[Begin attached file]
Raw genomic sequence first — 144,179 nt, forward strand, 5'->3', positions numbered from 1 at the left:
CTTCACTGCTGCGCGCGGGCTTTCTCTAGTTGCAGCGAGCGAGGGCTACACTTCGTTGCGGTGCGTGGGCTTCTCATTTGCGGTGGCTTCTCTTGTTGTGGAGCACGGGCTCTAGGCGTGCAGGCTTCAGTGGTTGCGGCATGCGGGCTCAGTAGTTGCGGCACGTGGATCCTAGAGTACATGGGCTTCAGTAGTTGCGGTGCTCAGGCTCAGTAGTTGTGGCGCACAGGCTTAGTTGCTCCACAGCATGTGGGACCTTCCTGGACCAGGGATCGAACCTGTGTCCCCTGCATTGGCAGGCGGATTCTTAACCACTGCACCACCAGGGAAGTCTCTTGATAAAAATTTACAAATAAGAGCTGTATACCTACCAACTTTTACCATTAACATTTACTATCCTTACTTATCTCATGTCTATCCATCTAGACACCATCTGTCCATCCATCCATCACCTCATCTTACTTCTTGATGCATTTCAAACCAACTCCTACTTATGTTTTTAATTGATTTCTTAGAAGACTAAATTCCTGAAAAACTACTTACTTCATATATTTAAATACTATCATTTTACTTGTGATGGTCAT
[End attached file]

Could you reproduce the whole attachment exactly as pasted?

Raw genomic sequence first — 144,179 nt, forward strand, 5'->3', positions numbered from 1 at the left:
CTTCACTGCTGCGCGCGGGCTTTCTCTAGTTGCAGCGAGCGAGGGCTACACTTCGTTGCGGTGCGTGGGCTTCTCATTTGCGGTGGCTTCTCTTGTTGTGGAGCACGGGCTCTAGGCGTGCAGGCTTCAGTGGTTGCGGCATGCGGGCTCAGTAGTTGCGGCACGTGGATCCTAGAGTACATGGGCTTCAGTAGTTGCGGTGCTCAGGCTCAGTAGTTGTGGCGCACAGGCTTAGTTGCTCCACAGCATGTGGGACCTTCCTGGACCAGGGATCGAACCTGTGTCCCCTGCATTGGCAGGCGGATTCTTAACCACTGCACCACCAGGGAAGTCTCTTGATAAAAATTTACAAATAAGAGCTGTATACCTACCAACTTTTACCATTAACATTTACTATCCTTACTTATCTCATGTCTATCCATCTAGACACCATCTGTCCATCCATCCATCACCTCATCTTACTTCTTGATGCATTTCAAACCAACTCCTACTTATGTTTTTAATTGATTTCTTAGAAGACTAAATTCCTGAAAAACTACTTACTTCATATATTTAAATACTATCATTTTACTTGTGATGGTCAT